OpenJurist

359 F2d 487 Anheuser-Busch Incorporated v. Federal Trade Commission

359 F.2d 487

ANHEUSER-BUSCH, INCORPORATED, a corporation, and Paul C. Guignon, Divisional Vice-President, Anheuser-Busch, Incorporated, Appellants,
v.
FEDERAL TRADE COMMISSION, Paul Rand Dixon, Chairman, Philip Elman, A. Everette MacIntyre, John R. Reilly, and Mary Gardiner Jones, Commissioners, J. W. Bollinger, Alan C. Schneeberger, Appellees.

No. 18096.

United States Court of Appeals Eighth Circuit.

January 6, 1966.

Harold F. Baker, of Howrey, Simon, Baker & Murchison, Washington, D. C., Victor P. Kohl, Jr., Dwight D. Ingamells, St. Louis, Mo., for appellants.

Harvey L. Zuckman, Attorney, Department of Justice, Washington, D. C., John W. Douglas, Asst. Atty. Gen., Dept. of Justice, Alan S. Rosenthal, Attorney, Dept. of Justice, Washington, D. C., and Richard D. FitzGibbon, Jr., U. S. Atty., St. Louis, Mo., for appellees.

Before VOGEL, Chief Judge, and BLACKMUN and GIBSON, Circuit Judges.

BLACKMUN, Circuit Judge.

1

Anheuser-Busch, Incorporated, and Paul C. Guignon, its divisional vice-president, seek declaratory and injunctive relief against the Federal Trade Commission, its members, and two of its attorney-employees. The district court dismissed the complaint. Anheuser-Busch, Inc. v. FTC, 242 F.Supp. 122 (E.D.Mo. 1965). The plaintiffs appeal.

2

Anheuser-Busch manufactures yeast. It and other yeast producers are under investigation by the Commission. The inquiry is directed, among other things, to possible violations of § 2(a), (d) and (e) of the Clayton Act, as amended, 15 U.S.C. § 13(a), (d) and (e), and of § 5(a) (1) of the Federal Trade Commission Act, as amended, 15 U.S.C. § 45(a) (1).

3

The Commission propounded to Anheuser-Busch a questionnaire with almost 100 questions and demands for access. The company, according to the Commission's brief, "complied generally with this request". It refused, however, to answer a question which called for data as to yeast production costs and profits for 1958 through 1963. The Commission then served Mr. Guignon with its subpoena requiring him to appear at a hearing to be conducted before a commission attorney, to bring with him specified company books and documents relating to the requested cost and profit data, and to testify. Guignon thereupon filed with the Commission a motion to quash the subpoena and for an order allowing Anheuser-Busch to file, in camera, an affidavit concerning the nature of its cost data and the adverse effect disclosure would have upon the company. This motion was denied by the Commission.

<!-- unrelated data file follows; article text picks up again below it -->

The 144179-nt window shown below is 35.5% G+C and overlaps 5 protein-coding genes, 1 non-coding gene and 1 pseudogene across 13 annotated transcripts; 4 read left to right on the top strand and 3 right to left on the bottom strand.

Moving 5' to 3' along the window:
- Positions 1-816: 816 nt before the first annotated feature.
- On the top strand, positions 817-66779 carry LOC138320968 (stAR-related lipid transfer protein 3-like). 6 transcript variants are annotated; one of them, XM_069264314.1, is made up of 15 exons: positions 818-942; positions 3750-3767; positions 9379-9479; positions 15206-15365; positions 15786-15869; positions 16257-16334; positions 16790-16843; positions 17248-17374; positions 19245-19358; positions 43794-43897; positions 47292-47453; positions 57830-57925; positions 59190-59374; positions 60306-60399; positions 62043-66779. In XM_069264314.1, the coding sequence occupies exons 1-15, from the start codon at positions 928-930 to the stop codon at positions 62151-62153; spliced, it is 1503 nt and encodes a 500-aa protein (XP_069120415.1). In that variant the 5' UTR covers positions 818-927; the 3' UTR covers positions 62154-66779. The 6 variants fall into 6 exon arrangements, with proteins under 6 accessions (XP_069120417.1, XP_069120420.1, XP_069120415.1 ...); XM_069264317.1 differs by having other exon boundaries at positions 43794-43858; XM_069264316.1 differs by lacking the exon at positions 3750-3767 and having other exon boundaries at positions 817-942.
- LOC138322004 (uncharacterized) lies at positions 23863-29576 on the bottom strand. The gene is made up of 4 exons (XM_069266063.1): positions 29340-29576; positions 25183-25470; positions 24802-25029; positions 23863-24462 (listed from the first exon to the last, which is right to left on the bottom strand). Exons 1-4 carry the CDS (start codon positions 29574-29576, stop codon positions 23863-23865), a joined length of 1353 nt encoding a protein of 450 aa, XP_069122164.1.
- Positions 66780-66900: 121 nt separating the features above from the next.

4

The present action was then instituted. The plaintiffs base their case on the grounds that (a) the Commission's rules for investigatory hearings (particularly the former Rule 1.40 of the Commission's Procedures and Rules of Practice, now Rule 1.36(b), 16 C.F.R. § 1.36(b)) deny Guignon the right to full representation by counsel permitted by § 6(a) of the Administrative Procedure Act, 5 U.S.C. § 1005(a); (b) compliance with the demand for cost information would seriously imperil Anheuser-Busch's competitive position because the data constitutes trade secrets; (c) cost has no relevancy with respect to any phase of the investigation; (d) if Guignon refuses to testify or produce the demanded documents, he and Anheuser-Busch will be subject to criminal prosecution under § 10 of the Federal Trade Commission Act, 15 U.S.C. § 50,1 and under the Commission's rules (former Rule 1.39, now Rule 1.40, 16 C.F.R. § 1.40); and (e) Anheuser-Busch's reputation with its customers would be damaged. As indicated above, both declaratory and injunctive relief were requested.

5

The Commission filed a motion to dismiss or, in the alternative, for summary judgment. The district court's judgment of dismissal was for lack of jurisdiction over the subject matter and for failure to state a claim upon which relief can be granted. The court, however, stayed further administrative proceedings pending final determination of this appeal.